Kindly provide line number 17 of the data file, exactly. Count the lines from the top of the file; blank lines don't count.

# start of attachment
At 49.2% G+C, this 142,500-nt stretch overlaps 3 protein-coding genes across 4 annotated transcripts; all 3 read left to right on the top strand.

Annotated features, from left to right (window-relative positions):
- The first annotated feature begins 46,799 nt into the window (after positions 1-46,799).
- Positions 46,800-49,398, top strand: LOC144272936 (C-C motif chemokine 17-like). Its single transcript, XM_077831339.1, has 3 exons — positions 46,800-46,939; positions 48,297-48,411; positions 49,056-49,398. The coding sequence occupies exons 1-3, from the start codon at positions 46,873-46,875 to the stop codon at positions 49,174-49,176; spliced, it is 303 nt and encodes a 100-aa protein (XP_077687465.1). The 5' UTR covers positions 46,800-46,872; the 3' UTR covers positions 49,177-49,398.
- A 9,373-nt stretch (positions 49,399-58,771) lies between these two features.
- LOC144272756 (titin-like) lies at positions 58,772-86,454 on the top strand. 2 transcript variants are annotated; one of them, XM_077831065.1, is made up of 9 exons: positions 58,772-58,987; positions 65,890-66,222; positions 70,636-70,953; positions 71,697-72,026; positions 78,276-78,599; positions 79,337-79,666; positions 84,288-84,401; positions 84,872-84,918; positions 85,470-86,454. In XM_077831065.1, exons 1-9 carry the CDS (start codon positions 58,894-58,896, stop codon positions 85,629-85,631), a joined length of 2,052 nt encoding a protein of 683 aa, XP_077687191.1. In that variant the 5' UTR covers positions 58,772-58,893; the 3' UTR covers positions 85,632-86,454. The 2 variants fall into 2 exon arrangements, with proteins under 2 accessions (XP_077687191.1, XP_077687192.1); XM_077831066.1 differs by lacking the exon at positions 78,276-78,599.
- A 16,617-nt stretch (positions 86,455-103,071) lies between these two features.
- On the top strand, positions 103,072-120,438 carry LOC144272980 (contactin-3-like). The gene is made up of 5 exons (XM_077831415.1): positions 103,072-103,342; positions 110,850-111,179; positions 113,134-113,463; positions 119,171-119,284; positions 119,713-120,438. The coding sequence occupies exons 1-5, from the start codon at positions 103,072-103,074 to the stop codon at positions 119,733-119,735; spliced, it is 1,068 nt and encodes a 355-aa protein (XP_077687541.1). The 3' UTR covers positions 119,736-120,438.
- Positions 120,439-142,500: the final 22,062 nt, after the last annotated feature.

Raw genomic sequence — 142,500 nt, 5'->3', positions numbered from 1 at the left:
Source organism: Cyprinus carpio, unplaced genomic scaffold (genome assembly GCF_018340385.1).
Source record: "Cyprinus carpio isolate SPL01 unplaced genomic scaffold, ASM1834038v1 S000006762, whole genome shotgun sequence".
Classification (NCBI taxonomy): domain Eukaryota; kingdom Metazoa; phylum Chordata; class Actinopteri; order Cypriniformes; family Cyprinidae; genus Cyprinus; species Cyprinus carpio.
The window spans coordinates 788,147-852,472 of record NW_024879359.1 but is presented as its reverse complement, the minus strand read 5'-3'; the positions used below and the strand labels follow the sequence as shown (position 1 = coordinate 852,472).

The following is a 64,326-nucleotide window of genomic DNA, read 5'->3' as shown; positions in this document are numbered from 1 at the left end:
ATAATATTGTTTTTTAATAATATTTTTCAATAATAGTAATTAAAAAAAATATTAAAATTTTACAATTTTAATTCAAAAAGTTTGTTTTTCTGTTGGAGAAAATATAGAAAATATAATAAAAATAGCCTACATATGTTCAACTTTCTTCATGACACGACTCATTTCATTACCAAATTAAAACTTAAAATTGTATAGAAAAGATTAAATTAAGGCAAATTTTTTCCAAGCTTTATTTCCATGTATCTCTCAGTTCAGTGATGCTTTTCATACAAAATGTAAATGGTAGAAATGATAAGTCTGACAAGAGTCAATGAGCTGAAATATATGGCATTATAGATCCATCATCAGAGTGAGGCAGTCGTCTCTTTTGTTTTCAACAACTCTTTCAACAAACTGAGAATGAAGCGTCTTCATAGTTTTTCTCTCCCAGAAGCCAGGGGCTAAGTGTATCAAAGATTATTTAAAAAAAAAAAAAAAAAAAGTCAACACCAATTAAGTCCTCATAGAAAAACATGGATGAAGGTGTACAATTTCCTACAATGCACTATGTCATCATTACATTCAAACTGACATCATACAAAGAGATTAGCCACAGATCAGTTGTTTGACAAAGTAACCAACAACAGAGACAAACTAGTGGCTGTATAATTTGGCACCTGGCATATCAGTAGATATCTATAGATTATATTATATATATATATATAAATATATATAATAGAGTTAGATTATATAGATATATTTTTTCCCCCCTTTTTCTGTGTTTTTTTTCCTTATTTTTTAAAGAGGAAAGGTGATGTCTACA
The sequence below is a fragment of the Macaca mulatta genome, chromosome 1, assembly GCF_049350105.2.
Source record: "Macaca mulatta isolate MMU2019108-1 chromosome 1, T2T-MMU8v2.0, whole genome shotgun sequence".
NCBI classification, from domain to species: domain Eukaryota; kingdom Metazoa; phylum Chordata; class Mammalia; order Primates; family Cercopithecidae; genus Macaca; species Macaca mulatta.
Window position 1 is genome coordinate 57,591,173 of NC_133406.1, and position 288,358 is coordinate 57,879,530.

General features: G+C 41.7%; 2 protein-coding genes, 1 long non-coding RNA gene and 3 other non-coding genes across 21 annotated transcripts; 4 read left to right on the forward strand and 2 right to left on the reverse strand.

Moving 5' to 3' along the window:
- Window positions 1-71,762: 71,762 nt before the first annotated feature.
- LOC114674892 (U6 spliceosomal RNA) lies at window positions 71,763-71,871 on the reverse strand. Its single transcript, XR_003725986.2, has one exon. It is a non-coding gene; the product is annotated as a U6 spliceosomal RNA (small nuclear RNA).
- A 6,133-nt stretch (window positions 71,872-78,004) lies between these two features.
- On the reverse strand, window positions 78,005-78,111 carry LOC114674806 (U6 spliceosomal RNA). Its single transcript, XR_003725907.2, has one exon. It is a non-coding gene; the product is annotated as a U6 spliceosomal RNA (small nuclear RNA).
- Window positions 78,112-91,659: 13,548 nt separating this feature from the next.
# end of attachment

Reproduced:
The sequence below is a fragment of the Macaca mulatta genome, chromosome 1, assembly GCF_049350105.2.